Documents recently unclassified by the U.K.’s National Archives reveal that the British embassy in Beijing was warned that Deng Xiaoping had claimed, in the days before the June 4, 1989 crackdown on pro-democracy protesters, that, “Two hundred dead could bring 20 years of peace to China.” Zheping Huang and Ilaria Maria Sala report for Quartz:
The UK’s National Archives released on Dec. 30 a huge number of previously secret government files from 1989 and 1990. Over two dozen documents (pdf) dated between May 20 and July 21 in 1989 revealed the Margaret Thatcher administration’s understanding of the political climate in China in the lead-up to the crackdown. A major reveal: The UK embassy in Beijing knew two weeks before June 4 that the People’s Liberation Army was preparing to kill hundreds, if not thousands, of student protesters who had been gathering at Beijing’s main square for weeks.
On May 20, 1989, a month after students started occupying Tiananmen Square calling for democratic reform in the Communist Party, Deng declared martial law and deployed 300,000 troops to Beijing. On the same day, Sir Alan Ewen Donald, Britain’s ambassador to China, sent Downing Street a telegram about his lunch with American sinologist Stuart Schram.
“Professor Stuart Schram confided to me that one of his Chinese contacts had told him that in recent days Deng Xiaoping commented that ‘two hundred dead could bring 20 years of peace to China’,” Donald wrote. “The implication clearly was that the sacrifice of a number of demonstrators lives now would stabilize the present situation and buy the time needed to complete the reform of China.”
Donald went on to say that he learned from the Pentagon on the same night that the Chinese authorities had decided “there is no way to avoid bloodshed,” so they recalled state hospital staffers to their workplaces and instructed the troops to “do what is necessary to put down the situation.” [Source]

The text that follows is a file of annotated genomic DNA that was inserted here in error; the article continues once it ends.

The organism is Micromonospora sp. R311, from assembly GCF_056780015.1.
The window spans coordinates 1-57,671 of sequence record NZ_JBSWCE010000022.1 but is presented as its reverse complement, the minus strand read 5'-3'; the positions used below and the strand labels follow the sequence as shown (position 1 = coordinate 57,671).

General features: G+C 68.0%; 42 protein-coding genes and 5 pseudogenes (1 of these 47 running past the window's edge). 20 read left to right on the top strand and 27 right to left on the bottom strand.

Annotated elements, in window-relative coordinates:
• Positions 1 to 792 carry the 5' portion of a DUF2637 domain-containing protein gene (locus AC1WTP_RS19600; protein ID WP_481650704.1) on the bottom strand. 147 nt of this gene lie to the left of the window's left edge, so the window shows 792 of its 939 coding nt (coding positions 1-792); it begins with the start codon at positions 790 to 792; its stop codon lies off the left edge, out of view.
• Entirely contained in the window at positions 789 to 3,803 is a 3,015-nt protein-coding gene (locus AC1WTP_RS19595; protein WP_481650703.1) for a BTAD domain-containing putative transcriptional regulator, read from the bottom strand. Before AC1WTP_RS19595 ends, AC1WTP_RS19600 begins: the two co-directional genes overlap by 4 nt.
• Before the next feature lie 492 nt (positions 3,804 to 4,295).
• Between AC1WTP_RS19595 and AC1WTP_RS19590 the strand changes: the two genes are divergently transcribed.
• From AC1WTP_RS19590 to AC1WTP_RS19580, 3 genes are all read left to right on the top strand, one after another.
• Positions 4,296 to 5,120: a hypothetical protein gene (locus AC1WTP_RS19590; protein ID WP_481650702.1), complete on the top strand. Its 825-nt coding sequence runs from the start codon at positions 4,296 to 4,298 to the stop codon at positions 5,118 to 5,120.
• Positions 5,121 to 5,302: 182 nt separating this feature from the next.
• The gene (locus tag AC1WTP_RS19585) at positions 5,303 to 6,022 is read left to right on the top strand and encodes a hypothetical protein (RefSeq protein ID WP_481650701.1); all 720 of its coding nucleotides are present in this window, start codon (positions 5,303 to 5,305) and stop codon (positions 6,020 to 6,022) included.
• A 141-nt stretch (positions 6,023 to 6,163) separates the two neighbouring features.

In 2015, Library and Archives Canada released thousands of cables sent by their embassy in Beijing in the days surrounding the June 4 crackdown, describing the situation as, “grim at best and potentially disastrous.”
A new book, “Tiananmen Redux,” by Johan Lagerkvist, gives the author’s analysis of the impact of Deng’s decision to send troops in to quell the pro-democracy protests in Tiananmen Square. Richard Bernstein reviews the book for The Wall Street Journal:
The day of the crackdown, June 4, 1989, in this sense marked a decisive moment in China’s long history. But the Swedish Sinologist Johan Lagerkvist goes further in “Tiananmen Redux: The Hard Truth about the Expanded Neoliberal World Order.” For Mr. Lagerkvist, Tiananmen was not just a watershed in Chinese history but a watershed for the world, more important in its permanent impact than such near contemporaneous occurrences as the fall of the Berlin Wall and the disintegration of the Soviet Union.
His argument is essentially this: The violent denouement of the Tiananmen demonstrations brought about something more than the definitive eradication of any opposition to the authority of the one-party state. It also released paramount leader Deng Xiaoping to accelerate China’s transformation from a poverty-stricken Maoist country to a rich and powerful capitalist one. What is most important in Mr. Lagerkvist’s scheme is that Tiananmen allowed the 84-year-old Deng to press on his reluctant co-elders in the party a neoliberal economic agenda, by which he means a kind of savage capitalism, with low wages, reduced social welfare benefits and yawning gaps between the rich and the poor. All the well-publicized ills of globalization thus originate in China’s decision to go for rapid economic growth no matter the costs. [Source]
Hong Kong Free Press has published a series of photos taken on June 4 in and around Tiananmen Square.